Israeli Justice Minister Tzipi Livni, has reportedly refused to accept the 1967 border as the basis for a final Israeli-Palestinian border prior to negotiations.
The Prime Minister's Office of Israel said it was ready to restart negotiations without preconditions after welcoming the Arab League's Middle East peace plan allowing for agreed-upon land swaps.
Palestinian President Mahmoud Abbas said on Friday he would demand full membership of the United Nations when he goes to the U.N. General Assembly next week, setting up a diplomatic clash with Israel and the United States.
France's foreign minister, Alain Juppe, offered to host a meeting next month to restart peace talks between Israel and the Palestinians.
Prime Minister Benjamin Netanyahu, in his speech to the U.S. Congress on May 24, was like a battered fighter entering the final round of a championship bout. He knows his only chance to win is by a knockout. With nothing to lose, Bibi got up, and with the “Rocky” music blazing in his ears, fought the fight of his life.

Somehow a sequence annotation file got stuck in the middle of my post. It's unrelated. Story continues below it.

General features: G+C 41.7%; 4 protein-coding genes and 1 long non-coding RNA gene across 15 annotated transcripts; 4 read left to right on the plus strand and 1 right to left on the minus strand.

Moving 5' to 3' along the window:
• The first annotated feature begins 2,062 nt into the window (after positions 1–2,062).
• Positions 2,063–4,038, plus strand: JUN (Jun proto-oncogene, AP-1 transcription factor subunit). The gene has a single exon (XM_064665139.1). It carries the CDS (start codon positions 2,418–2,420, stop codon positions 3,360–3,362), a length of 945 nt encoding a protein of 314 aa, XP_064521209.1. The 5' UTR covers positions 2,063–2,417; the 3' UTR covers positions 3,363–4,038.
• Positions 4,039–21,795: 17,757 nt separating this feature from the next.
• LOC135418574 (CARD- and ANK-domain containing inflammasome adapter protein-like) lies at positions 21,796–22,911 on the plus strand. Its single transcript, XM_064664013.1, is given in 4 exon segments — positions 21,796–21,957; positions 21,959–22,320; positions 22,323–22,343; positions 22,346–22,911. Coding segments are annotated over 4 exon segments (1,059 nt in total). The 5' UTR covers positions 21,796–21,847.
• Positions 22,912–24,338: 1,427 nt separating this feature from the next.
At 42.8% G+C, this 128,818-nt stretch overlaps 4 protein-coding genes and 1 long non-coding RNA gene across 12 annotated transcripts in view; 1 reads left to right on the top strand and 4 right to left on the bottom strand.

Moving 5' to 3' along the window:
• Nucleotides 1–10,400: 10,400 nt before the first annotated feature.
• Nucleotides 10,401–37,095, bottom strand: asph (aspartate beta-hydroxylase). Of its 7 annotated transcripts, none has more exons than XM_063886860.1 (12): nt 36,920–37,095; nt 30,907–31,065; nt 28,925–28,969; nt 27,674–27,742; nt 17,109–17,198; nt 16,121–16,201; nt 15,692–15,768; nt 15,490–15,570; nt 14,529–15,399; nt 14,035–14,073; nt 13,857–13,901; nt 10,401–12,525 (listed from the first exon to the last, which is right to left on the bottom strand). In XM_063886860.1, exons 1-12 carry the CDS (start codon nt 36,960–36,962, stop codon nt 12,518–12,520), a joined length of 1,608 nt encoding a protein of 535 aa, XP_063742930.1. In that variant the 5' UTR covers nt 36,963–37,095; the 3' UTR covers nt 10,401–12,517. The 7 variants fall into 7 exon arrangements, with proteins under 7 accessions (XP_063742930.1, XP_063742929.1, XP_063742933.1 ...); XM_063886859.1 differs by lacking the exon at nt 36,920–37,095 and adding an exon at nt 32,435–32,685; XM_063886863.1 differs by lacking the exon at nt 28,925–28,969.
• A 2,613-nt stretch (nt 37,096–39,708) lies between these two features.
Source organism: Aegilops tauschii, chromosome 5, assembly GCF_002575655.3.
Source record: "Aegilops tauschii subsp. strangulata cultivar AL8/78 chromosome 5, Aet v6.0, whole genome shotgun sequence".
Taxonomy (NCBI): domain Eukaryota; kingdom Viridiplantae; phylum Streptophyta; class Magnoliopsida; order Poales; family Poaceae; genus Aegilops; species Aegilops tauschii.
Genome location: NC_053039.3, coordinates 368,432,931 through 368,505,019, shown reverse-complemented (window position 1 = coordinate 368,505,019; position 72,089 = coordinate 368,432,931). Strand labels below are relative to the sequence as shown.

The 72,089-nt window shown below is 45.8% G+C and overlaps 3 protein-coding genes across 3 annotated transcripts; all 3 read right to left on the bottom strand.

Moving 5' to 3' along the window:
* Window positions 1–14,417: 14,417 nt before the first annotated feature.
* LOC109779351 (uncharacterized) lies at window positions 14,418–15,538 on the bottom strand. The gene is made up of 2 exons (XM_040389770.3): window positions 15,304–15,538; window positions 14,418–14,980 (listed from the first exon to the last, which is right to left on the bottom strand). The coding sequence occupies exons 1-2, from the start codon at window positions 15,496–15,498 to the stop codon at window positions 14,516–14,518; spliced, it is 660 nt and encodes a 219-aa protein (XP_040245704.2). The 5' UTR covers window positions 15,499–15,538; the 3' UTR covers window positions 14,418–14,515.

Benjamin Netanyahu called his visit to Washington "important," and said he found "broad American support for Israel's fundamental claims."
Palestinian Authority President Mahmoud Abbas said there was nothing for peace talks to build on in Benjamin Netanyahu's address to the U.S. Congress.
On the morning of May 22, at the opening plenary of the 2011 AIPAC Policy Conference, the grand ballroom of the convention center here felt like a grand courtroom. The case: the organized pro-Israel Jewish community versus President Barack Obama’s May 19 speech.
Palestinian officials said they would not resume peace negotiations unless Israeli Prime Minister Benjamin Netanyahu accepts President Obama's 1967 border guidelines.
From accolades like "compelling" to accusations like "Auschwitz borders" to radio silence, to label the Jewish response to President Obama's speech on Middle East policy as diverse understates matters.
The Zionist Organization of America urged AIPAC to rescind its invitation to President Obama after he called for Israeli-Palestinian negotiations on the basis of 1967 lines, saying Obama is the most hostile U.S. president ever to Israel.
President Obama said the future state of Palestine should be based on the pre-1967 border with mutually agreed land swaps with Israel. In his address Thursday afternoon on U.S. policy in the Middle East, Obama told an audience at the State Department that the borders of a "sovereign, nonmilitarized" Palestinian state "should be based on 1967 lines with mutually agreed swaps."
Argentina has recognized a Palestinian state within the 1967 borders, according to a note sent from President Cristina Fernandez de Kirchner to Mahmoud Abbas.